EDF wins McDonald's EV charging tender

Breaking News 17 April

EDF wins McDonald's EV charging tender

EDF Energ[EPA:EDF] has won a competitive tender to install thousands of electric vehicle (EV) charging points across McDonald’s [NYSE:MCD] restaurants in France.

As the preferred bidder, EDF will form a joint venture with the fast-food chain and is gearing up to invest EUR 500m to build the electric network from its balance-sheet, sources said.

Around 2,000 McDonald's sites are available for the partnership, although EDF will not necessarily install EV charging points in all of them, sources said.

The process is live and due to close very soon, sources said.

Among the unsuccessful bidders were Meridiam-backed EV charging group Allego, which entered the tender with Santander as financial advisor but “left the process very early”; and French transport and infrastructure group Vinci, sources said.

McDonald’s launched the tender process over a year ago without a financial advisor, sources said, and advisors started pitching for buyside roles around October 2021.

However, McDonald’s paused the process early last year to clearly define the project in detail and restarted the process once the details had been “clearly designed”, a source told Infralogic.

The restaurant chain is "asking for a very low price of electricity," according to a source, meaning that it wants the price per kWh charged to end-drivers to be as cheap as possible.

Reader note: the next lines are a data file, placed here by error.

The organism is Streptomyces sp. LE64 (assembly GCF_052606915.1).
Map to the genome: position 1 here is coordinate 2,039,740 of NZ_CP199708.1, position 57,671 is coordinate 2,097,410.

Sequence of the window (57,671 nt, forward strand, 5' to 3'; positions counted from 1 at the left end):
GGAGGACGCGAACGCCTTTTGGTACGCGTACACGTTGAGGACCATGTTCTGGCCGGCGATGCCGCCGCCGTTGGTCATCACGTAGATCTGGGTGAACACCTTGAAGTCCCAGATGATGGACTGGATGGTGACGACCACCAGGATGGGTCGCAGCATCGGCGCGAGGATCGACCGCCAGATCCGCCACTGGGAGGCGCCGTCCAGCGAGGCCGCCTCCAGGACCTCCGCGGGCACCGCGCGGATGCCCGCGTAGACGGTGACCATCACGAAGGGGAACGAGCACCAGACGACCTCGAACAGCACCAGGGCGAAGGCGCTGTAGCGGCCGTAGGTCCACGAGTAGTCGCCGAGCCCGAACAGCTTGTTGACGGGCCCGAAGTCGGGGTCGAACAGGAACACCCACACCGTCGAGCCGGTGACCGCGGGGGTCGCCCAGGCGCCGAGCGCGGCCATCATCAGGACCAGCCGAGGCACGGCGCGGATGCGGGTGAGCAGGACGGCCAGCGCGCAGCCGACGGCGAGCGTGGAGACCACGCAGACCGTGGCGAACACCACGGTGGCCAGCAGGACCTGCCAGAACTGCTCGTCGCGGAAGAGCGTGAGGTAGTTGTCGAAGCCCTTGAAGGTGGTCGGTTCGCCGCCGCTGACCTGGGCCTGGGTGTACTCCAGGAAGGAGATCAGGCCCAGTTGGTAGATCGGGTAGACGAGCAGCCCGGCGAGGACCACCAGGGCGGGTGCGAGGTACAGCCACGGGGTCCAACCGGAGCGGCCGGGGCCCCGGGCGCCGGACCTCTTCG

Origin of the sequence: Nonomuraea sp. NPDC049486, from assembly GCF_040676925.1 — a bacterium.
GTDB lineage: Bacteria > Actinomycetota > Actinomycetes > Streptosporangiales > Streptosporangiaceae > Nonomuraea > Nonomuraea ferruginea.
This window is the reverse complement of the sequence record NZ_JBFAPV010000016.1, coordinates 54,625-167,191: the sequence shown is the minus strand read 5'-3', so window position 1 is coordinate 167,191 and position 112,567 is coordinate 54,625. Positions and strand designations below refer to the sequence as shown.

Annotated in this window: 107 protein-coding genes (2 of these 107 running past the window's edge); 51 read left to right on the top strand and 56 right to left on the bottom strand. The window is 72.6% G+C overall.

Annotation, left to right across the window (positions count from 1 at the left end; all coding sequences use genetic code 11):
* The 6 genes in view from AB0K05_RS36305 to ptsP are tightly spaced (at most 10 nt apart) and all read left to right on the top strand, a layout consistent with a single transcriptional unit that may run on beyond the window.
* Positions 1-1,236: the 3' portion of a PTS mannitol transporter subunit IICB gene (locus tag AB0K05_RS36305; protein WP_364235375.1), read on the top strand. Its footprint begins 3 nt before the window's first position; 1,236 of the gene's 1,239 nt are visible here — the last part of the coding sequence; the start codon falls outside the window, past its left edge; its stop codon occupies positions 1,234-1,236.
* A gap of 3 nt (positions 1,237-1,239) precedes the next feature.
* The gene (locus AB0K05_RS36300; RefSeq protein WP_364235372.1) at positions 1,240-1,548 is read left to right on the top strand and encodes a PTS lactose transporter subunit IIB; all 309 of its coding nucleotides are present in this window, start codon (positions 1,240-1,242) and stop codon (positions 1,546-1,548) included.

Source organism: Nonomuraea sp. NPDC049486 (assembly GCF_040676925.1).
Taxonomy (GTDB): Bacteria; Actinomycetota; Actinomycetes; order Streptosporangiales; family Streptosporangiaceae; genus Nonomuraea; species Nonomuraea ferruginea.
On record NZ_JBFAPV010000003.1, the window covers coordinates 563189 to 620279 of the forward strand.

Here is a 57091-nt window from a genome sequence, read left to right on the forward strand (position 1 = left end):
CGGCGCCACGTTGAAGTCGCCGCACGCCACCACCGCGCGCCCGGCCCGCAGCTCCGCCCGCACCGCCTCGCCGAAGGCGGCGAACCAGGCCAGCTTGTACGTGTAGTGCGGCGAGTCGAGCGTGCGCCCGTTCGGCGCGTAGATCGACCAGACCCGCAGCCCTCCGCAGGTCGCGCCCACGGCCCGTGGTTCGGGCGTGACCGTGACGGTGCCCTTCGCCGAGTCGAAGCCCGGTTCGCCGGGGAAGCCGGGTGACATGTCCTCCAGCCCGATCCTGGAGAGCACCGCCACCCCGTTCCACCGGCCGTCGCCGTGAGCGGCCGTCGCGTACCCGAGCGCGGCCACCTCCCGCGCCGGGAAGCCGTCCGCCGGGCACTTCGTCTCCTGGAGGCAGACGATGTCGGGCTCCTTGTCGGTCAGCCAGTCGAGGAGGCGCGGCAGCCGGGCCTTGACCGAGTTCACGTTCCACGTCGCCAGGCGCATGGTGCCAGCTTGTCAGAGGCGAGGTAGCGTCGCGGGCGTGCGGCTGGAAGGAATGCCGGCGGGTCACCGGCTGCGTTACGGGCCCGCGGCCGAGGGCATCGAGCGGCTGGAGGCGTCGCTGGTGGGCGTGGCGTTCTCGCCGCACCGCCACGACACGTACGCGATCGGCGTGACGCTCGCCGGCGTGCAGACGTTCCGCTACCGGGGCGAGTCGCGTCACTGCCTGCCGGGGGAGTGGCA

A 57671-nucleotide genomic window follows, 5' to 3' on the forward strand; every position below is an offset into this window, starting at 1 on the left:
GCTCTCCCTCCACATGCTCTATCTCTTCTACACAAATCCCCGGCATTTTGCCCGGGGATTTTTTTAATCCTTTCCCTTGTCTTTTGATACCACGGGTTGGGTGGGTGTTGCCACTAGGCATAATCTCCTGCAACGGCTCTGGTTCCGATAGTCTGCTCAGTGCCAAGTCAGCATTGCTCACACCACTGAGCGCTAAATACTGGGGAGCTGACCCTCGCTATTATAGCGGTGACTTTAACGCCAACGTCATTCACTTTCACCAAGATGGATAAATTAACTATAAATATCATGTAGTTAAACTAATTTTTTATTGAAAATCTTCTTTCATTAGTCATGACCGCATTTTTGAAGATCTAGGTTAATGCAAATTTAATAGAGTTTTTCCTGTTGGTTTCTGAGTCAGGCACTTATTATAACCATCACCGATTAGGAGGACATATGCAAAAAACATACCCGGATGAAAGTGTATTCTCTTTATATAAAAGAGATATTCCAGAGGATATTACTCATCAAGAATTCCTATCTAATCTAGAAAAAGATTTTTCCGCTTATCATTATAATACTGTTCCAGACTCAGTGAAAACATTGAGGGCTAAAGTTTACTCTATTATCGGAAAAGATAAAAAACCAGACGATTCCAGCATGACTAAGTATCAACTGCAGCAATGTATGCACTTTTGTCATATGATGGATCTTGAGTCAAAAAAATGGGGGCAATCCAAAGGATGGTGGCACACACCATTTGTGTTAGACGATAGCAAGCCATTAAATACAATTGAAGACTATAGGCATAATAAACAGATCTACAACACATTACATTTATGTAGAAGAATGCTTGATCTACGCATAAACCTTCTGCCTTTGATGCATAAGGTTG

This deal is set to be the first of many for EDF, which is planning the launch of a specific platform to hold stakes in similar projects, one source said.

EDF’s goal is to replicate similar contracts with other retailers or restaurant chains, “with a view to have a broad coverage of the territory,” the source added.

In 2021 EDF Group rolled out more than 6,000 charging points in France, the UK, Italy and Belgium on average each month, according to its website.

The company was also aiming to have a 30% market share in electricity supply for EV owners by this year by installing 400,000 charging stations and 20,000 smart charging stations, its website says, although the size of its current portfolio is unclear.

McDonald’s completed a similar deal in the UK with EQT-backed EV charging developer InstaVolt in June 2020, introducing EV rapid-charging points as standard across its newer UK Drive-Thru restaurants.

InstaVolt’s rapid charging points are capable of charging at 125kW and can deliver an 80% charge in less than 20 minutes, according to the statement.

McDonald's UK aims to create a nationwide charging network to support increasing demand for EVs, and all the energy it buys to run its restaurants comes from renewable wind and solar power, according to a statement.

McDonald's and EDF’s deal is also “very similar” to a partnership struck by French retail operator Carrefour [EPA:CA] and Allego in November 2021, one source said, under which Allego is developing over 2,000 fast and ultra-fast EV charge points at more than 200 locations in France.

The network was set to be operational by this year, although is unclear whether all charge points are up and running.

The total investment from all parties to develop the network was estimated at EUR 138m, and approximately EUR 55m of the total was set to be financed by senior debt contributions from seven European commercial banks.

In December, Allego completed a EUR 400m debt raise to support its “significant backlog” of signed contracts, the company said at the time, although it is unclear whether the Carrefour projects are included in the backlog.

It expanded its credit facility by adding EUR 230m to the existing EUR 170m debt, with a maturity in December 2027.

EDF and Santander declined to comment. McDonald’s, Vinci, Allego and Meridiam did not respond to a request for comment.

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